TRIM25 RING-finger E3 ubiquitin ligase is essential for RIG-I-mediated antiviral activity

Department of Microbiology and Molecular Genetics and Tumor Virology Division, New England Primate Research Center, Harvard Medical School, 1 Pine Hill Drive, Southborough, Massachusetts 01772, USA.
Nature (Impact Factor: 41.46). 05/2007; 446(7138):916-920. DOI: 10.1038/nature05732
Source: PubMed


Retinoic-acid-inducible gene-I (RIG-I; also called DDX58) is a cytosolic viral RNA receptor that interacts with MAVS (also called VISA, IPS-1 or Cardif) to induce type I interferon-mediated host protective innate immunity against viral infection. Furthermore, members of the tripartite motif (TRIM) protein family, which contain a cluster of a RING-finger domain, a B box/coiled-coil domain and a SPRY domain, are involved in various cellular processes, including cell proliferation and antiviral activity. Here we report that the amino-terminal caspase recruitment domains (CARDs) of RIG-I undergo robust ubiquitination induced by TRIM25 in mammalian cells. The carboxy-terminal SPRY domain of TRIM25 interacts with the N-terminal CARDs of RIG-I; this interaction effectively delivers the Lys 63-linked ubiquitin moiety to the N-terminal CARDs of RIG-I, resulting in a marked increase in RIG-I downstream signalling activity. The Lys 172 residue of RIG-I is critical for efficient TRIM25-mediated ubiquitination and for MAVS binding, as well as the ability of RIG-I to induce antiviral signal transduction. Furthermore, gene targeting demonstrates that TRIM25 is essential not only for RIG-I ubiquitination but also for RIG-I-mediated interferon- production and antiviral activity in response to RNA virus infection. Thus, we demonstrate that TRIM25 E3 ubiquitin ligase induces the Lys 63-linked ubiquitination of RIG-I, which is crucial for the cytosolic RIG-I signalling pathway to elicit host antiviral innate immunity.

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    • "Considering the key role of K63-linked polyubiquitin in RIG-I antiviral signaling, we next studied the potential function of K63- linked ubiquitination in regulating the interaction of Npl4 with RIG-I CARDs. It is well established that the E3 ubiquitin ligase TRIM25 activates RIG-I by generation of K63-linked polyubiquitin chains covalently attached to K172 of RIG-I (Gack et al, 2007). Meanwhile, separated K63-linked polyubiquitin chains can bind to RIG-I noncovalently for synergistic activation (Zeng et al, 2010). "
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    • "The potential role of other E2s in the antiretroviral function of TRIM5a cannot be ascertained from these data because of possible functional redundancy of different E2 enzymes. As the key role of K63-linked polyubiquitin synthesis in the function of several other TRIM family members has been described in previous studies (Gack et al., 2007; McEwan et al., 2013; Zeng et al., 2010), we focused here on the Ubc13-mediated E3 activity of TRIM5a. For the structural and mechanistic studies described below, we expressed and purified recombinant TRIM5a RING 1–93 ; untagged ubiquitin; and E2 proteins UbcH5c, Ubc13, and Mms2 using bacterial expression vectors. "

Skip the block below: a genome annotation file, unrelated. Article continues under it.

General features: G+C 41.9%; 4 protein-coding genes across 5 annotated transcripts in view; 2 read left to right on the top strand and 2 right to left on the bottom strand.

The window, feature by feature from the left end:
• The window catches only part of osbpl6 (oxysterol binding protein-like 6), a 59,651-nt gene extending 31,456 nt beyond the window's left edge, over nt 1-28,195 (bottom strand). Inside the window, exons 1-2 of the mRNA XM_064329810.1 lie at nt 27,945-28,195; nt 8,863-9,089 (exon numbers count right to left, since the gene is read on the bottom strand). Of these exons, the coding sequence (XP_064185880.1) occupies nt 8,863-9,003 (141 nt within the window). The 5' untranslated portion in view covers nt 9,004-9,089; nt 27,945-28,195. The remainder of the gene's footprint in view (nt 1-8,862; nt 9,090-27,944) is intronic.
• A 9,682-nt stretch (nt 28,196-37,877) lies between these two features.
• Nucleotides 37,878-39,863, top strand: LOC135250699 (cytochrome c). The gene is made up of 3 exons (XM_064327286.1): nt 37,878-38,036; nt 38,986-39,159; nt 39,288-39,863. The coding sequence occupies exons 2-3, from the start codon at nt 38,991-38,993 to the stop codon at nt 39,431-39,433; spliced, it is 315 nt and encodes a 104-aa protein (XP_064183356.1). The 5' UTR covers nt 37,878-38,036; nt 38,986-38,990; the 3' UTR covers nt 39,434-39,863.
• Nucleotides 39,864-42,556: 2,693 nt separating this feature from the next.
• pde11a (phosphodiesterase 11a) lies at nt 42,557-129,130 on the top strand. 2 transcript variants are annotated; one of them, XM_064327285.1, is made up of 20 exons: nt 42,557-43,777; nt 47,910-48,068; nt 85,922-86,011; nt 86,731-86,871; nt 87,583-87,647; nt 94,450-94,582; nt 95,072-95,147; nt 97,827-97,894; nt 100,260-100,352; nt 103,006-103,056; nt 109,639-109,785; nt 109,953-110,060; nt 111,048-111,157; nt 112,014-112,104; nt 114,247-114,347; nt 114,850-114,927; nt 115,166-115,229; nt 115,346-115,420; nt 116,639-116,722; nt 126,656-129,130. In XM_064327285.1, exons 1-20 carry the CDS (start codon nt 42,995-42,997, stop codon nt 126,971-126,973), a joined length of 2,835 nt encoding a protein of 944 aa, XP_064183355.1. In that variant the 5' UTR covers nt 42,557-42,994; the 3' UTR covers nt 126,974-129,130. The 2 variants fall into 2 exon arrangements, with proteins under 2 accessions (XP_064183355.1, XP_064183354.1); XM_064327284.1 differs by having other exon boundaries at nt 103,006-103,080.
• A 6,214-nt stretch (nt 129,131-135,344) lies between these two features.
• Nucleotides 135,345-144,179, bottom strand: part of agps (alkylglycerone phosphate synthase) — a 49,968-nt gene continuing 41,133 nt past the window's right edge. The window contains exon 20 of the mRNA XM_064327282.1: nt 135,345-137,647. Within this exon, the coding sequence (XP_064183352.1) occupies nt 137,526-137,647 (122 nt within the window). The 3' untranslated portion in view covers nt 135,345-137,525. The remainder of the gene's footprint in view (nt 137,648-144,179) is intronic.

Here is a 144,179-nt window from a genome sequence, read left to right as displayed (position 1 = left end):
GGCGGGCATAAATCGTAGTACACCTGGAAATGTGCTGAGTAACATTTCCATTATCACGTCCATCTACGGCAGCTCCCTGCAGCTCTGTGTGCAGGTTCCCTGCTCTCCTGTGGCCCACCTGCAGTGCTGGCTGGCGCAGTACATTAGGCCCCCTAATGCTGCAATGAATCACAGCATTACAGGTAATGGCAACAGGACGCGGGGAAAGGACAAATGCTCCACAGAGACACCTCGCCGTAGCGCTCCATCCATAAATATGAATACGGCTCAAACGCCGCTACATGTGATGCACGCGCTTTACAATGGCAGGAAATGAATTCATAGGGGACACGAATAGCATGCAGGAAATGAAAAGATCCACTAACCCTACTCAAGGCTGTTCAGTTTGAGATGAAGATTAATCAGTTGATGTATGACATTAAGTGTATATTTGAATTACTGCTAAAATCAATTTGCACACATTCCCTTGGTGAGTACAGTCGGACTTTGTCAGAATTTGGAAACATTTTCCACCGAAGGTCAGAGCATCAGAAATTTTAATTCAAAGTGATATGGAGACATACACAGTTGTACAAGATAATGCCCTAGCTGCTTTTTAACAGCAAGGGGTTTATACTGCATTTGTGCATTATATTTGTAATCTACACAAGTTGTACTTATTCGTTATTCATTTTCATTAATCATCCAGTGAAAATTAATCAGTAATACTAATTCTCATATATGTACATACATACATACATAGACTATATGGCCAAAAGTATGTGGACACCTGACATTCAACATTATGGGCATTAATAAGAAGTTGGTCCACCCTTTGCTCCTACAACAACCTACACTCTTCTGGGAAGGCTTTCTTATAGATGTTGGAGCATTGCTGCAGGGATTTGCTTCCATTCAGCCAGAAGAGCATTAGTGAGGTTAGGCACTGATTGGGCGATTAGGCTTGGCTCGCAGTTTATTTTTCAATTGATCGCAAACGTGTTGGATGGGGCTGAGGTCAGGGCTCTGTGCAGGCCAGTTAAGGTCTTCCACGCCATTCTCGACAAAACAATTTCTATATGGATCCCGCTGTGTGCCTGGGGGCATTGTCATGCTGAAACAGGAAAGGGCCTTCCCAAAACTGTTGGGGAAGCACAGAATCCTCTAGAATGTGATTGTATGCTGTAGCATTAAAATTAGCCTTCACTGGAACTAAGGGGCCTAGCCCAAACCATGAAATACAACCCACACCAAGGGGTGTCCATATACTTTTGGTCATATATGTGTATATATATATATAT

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    • "The RLR family consists of RIG-I, MDA5, and a third truncated member, LGP2 (laboratory of genetics and physiology 2), which consist of N-terminal tandem caspase activation and recruitment domains (CARDs), adenosine triphosphatase (ATPase) activity, and a C-terminal RNA binding domain (Loo and Gale, 2011). While LGP2 lacks CARD domains, engagement of RIG-I or MDA5 is thought to result in multimerization and assembly of a large complex at the mitochondria membrane that is mediated by K63 ubiquitin chains and polymerization of the mitochondrial antiviral-signaling protein MAVS (also called IPS-I, Cardif, and VISA) (Gack et al., 2007; Hou et al., 2011; Jiang et al., 2012). Complex assembly is responsible for the activation of the IKK and IKK-like kinases, which activate necrosis factor (NF)-kB and IRF3/7, respectively, resulting in the formation of the interferon beta (IFN-B) enhanceosome (Loo and Gale, 2011). "
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